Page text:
Stress and its effects on mental health

Stress is a common experience in today’s fast-paced and demanding world, and its effects on mental health cannot be understated. When an individual is exposed to prolonged or excessive stress, it can have a significant impact on their mental well-being.

One of the primary ways in which stress can affect mental health is by contributing to the development or exacerbation of anxiety and depression. Chronic stress can disrupt the balance of neurotransmitters in the brain, leading to mood disturbances and feelings of sadness, worry, or irritability.

Stress can also manifest in physical symptoms, such as headaches, muscle tension, and digestive issues, which can further impact mental health by increasing feelings of discomfort and distress.

In addition, chronic stress has been linked to an increased risk of developing other mental health conditions, such as post-traumatic stress disorder (PTSD), obsessive-compulsive disorder (OCD), and substance abuse disorders.

It is important for individuals to recognise the signs of stress and take proactive steps to manage it effectively. This may include practicing relaxation techniques, engaging in regular physical activity, maintaining a healthy lifestyle, and seeking support from friends, family, or mental health professionals.

By addressing stress in a timely and effective manner, individuals can protect their mental health and well-being, leading to a more balanced and fulfilling life. Remember, it is okay to seek help and prioritise self-care when dealing with stress and its effects on mental health.

Stress is a familiar companion in our fast-paced world. Stress triggers a physiological response in the body, known as the “fight or flight”, which is designed to help us deal with perceived threats or challenges, and although a little pressure can help us focus, exposure to prolonged or excessive stress has a significant impact on our mental well-being.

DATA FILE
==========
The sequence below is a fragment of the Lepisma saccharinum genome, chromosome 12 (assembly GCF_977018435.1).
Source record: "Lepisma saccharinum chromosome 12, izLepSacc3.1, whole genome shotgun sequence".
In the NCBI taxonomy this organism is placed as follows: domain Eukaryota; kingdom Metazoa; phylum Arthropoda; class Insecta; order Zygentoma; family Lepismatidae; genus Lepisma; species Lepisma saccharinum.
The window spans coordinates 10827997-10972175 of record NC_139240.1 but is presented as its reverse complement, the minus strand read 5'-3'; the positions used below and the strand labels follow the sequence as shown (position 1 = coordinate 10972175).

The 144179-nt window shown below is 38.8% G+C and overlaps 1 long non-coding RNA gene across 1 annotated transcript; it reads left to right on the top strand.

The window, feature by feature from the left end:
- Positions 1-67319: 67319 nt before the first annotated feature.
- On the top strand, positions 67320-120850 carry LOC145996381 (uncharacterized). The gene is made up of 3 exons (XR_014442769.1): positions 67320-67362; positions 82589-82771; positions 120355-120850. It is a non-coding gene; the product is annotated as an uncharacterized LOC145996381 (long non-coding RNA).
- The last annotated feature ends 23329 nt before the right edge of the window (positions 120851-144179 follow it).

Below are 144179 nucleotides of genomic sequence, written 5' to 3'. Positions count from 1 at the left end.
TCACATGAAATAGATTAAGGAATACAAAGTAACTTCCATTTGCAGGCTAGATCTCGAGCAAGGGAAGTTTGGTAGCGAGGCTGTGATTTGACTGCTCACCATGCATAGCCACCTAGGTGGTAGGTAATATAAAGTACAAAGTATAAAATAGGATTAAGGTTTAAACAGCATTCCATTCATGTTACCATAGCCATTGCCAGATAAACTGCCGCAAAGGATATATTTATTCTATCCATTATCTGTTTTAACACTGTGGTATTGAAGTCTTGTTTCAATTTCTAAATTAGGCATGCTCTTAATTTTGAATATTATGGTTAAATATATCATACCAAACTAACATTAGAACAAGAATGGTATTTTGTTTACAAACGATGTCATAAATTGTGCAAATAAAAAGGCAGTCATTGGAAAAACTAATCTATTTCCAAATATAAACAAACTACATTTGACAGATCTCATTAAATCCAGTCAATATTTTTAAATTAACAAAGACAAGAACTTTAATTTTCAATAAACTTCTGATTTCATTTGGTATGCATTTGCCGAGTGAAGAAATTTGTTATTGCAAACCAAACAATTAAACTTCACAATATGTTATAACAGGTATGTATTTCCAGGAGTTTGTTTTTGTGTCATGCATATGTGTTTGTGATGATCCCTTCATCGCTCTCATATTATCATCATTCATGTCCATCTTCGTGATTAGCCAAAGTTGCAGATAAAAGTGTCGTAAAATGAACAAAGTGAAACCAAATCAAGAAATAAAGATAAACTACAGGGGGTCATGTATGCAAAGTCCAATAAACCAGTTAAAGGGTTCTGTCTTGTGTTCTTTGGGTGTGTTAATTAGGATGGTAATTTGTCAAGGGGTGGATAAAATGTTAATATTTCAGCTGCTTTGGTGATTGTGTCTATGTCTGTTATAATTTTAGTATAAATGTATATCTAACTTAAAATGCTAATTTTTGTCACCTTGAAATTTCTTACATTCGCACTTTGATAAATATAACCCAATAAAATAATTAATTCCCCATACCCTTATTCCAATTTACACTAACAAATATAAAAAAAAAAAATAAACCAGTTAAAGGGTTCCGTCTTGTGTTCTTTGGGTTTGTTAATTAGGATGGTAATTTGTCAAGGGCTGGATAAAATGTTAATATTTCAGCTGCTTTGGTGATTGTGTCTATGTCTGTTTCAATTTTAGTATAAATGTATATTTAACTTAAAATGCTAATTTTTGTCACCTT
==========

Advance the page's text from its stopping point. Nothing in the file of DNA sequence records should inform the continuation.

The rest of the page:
Causes of stress

  • Relationship stress – be it a relationship with a partner, parent, child, friend or colleague; our relations can cause us a great deal of stress.
  • Work stress – it can be natural to feel some level of stress with work, with pressure, and deadlines, etc. but this should always be at a manageable level.
  • Money stress – our financial situations can cause stress levels to rise, especially with the recent cost-of-living crisis.
  • Smoking, drinking, and drugs – these may seem to reduce stress in the short term, but in reality, can often make problems worse; with other mental health problems such as anxiety and depression developing.
  • Stress & mental health: Prolonged (chronic) stress can disrupt the balance of neurotransmitters in the brain, causing mood disturbances—feelings of sadness, worry, or irritability. It can contribute to the development or increase of anxiety and depression and is also linked to conditions like PTSD, OCD, and substance abuse disorders.
  • Physical clues: Stress manifests physically too: causing symptoms such as tension headaches, muscle tightness, loss of appetite. These discomforts further impact mental health and can become a vicious circle.
  • Proactive steps: It’s important to recognise the signs of stress and take steps to manage it. Practice relaxation techniques, stay active, maintain a healthy lifestyle and seek support from loved ones or professionals.
  • Prioritise self-care—it’s not a sign of weakness but of strength.

Over the six months prior to the 2023 survey being issued, two out of three participants advised that they had ended up eating or sleeping either too much or too little

Source: PSS happiness survey 2023.

How can you help yourself with stress?

  • Realise the problem.
  • Identify the causes.
  • Review your lifestyle.
  • Make changes – such as eating more healthily, reduce smoking and drinking, exercise more, meditate, get more sleep and try not to be so hard on yourself.
  • Take up a hobby.

TRIGGER WARNING: The video below contains mention of suicide and may be upsetting to some viewers.